Of course, all this would be pointless if the levels weren’t filled with non-player characters to interact with, and while the A.I. itself has simple overall behaviors, NPCs can have a wide range of actions. The way GoldenEye gave enemies basic perceptual abilities and location-based damage went a long way to making every unit feel human, but giving them contextual behaviors based on states such as disarmed or injured brings them closer to life. By linking individual behaviors together, the A.I. is versatile enough to not only simulate office worker and civilian NPC types, but construct the dozen distinct bot personalities awaiting you in the game’s combat simulator, each with its own distinct combat style.

A good agent takes advantage of the tools available to them, and Perfect Dark loads you up with disguises, drone cameras, and hacking units that do a great job of making the missions feel unique.  There are deep options here. While the missions always start you with a few specialized items, many will be procured on site, and claiming them often set up their use in subsequent levels. The Night Vision goggles you take from dataDyne R&D in mission 2 is a great example, as the Perfect Agent difficulty’s objective establishes why you have them at the beginning of mission 3, where you’re forced to fight back up the DD tower in pitch black. It shows how well the story designers considered every detail.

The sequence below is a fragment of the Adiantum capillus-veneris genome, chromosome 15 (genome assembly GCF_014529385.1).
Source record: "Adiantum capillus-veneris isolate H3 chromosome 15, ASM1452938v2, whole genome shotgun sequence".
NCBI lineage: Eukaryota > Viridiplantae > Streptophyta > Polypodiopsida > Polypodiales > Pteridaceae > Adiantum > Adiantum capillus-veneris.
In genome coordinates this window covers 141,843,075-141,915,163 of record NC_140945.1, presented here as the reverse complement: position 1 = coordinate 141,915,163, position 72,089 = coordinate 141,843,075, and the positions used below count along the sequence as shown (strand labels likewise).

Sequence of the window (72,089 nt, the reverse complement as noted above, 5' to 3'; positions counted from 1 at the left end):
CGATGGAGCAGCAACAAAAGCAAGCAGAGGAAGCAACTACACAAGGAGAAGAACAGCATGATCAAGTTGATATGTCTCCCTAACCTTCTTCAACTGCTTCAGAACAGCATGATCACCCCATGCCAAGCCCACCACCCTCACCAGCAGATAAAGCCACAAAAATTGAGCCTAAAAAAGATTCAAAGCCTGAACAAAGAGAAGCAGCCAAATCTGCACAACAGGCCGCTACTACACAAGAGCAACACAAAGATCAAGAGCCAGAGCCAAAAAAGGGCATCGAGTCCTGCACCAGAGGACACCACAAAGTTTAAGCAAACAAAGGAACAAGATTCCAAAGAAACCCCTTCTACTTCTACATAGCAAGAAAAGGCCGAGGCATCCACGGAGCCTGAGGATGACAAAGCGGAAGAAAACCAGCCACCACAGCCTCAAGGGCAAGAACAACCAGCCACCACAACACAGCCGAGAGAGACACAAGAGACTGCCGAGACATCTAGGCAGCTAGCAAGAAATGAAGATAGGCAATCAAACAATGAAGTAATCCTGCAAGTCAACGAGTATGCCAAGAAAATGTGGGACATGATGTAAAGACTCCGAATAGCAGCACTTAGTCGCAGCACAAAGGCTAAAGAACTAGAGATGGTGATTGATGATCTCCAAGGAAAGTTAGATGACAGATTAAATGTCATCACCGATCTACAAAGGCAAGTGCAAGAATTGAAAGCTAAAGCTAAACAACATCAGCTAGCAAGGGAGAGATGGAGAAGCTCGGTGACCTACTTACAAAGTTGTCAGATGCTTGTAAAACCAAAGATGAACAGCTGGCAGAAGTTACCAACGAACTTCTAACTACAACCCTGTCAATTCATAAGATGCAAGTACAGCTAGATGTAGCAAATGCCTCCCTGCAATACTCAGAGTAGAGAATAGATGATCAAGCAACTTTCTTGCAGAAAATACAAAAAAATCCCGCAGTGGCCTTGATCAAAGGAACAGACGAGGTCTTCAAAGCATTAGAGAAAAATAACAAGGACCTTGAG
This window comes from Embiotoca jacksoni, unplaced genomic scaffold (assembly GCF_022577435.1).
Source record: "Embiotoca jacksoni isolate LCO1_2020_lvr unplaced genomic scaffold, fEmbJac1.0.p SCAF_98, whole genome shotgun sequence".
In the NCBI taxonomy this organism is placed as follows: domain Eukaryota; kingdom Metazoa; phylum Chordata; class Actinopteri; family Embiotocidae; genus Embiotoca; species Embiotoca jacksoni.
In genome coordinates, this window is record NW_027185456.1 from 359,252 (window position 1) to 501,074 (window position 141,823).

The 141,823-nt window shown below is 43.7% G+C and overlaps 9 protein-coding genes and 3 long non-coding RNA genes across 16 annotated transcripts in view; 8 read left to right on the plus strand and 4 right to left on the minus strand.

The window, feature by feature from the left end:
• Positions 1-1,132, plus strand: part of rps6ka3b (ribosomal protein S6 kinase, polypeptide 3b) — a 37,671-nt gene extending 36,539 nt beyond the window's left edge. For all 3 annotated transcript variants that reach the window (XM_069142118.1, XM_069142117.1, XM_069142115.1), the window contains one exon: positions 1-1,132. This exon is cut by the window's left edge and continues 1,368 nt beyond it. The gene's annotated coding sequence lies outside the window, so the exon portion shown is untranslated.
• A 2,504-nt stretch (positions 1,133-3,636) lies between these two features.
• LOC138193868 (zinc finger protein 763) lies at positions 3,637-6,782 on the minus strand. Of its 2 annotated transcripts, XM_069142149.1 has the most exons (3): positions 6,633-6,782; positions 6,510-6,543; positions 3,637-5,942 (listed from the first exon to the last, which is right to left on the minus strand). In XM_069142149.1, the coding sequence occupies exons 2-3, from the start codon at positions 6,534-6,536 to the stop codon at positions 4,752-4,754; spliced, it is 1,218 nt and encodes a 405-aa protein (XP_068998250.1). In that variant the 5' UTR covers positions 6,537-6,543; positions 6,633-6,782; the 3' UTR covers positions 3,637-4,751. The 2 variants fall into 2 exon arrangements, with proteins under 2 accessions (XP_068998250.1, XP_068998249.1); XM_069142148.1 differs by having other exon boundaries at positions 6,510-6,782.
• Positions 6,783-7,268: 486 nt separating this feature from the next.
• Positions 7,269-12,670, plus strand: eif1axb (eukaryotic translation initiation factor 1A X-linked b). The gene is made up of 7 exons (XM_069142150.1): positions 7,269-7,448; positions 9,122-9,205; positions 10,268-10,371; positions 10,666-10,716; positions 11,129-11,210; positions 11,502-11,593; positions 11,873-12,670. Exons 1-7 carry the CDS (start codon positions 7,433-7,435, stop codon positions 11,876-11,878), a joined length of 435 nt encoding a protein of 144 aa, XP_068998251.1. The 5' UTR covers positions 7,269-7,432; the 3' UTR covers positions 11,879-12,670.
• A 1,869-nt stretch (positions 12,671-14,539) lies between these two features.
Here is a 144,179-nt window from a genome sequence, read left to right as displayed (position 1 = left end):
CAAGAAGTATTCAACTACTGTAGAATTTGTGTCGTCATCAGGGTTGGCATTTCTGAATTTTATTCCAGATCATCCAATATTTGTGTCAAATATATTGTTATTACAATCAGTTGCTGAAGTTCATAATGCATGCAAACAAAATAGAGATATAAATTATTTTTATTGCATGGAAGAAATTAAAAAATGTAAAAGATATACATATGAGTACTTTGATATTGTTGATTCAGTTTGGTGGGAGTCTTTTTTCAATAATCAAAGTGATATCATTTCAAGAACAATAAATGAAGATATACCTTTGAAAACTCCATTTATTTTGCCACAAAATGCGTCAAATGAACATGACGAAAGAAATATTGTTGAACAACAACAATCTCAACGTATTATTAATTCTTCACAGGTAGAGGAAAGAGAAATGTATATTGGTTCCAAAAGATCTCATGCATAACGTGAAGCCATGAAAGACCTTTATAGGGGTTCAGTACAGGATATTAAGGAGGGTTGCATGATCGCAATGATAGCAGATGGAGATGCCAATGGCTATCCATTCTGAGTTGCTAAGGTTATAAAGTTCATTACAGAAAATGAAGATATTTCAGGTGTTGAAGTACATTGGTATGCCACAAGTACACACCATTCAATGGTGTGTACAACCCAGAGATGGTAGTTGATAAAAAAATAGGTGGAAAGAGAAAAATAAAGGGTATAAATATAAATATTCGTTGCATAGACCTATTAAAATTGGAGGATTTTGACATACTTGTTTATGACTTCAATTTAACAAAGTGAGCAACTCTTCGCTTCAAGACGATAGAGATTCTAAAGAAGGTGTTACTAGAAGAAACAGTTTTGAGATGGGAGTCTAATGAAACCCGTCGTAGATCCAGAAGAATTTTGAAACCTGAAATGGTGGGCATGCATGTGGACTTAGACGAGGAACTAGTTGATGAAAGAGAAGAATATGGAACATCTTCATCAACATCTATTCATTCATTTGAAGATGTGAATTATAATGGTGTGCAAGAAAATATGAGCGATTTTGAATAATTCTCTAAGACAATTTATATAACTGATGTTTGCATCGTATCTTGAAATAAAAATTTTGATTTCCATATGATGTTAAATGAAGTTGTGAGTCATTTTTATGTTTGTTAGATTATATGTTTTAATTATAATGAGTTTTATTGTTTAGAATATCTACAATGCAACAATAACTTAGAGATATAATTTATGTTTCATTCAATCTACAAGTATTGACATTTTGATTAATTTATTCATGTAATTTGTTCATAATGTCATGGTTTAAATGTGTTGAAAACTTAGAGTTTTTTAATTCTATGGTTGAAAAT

The different NPC behaviors, level infrastructure, and player tools, can be combined in thousands of different ways to create a remarkably varied set of mission scenarios. Where one level requires you to disguise yourself as a flight attendant, another has you hacking a flying car to cause a distraction. Need some cover to work at a console? Throw the laptop sentry on the wall and let it rain fire on any guard that tries to interrupt you. But the additional difficulties build the design inward more from there, adding complexity that requires you to think about the levels differently. Terminals and tools that you didn’t pay attention to before now have real meaning, and changes up your overall strategy. In Perfect Dark, success requires you to change up your behavior from one mission to the next. It’s in understanding your environment and what you’re capable of that separates the rookie agent from the expert.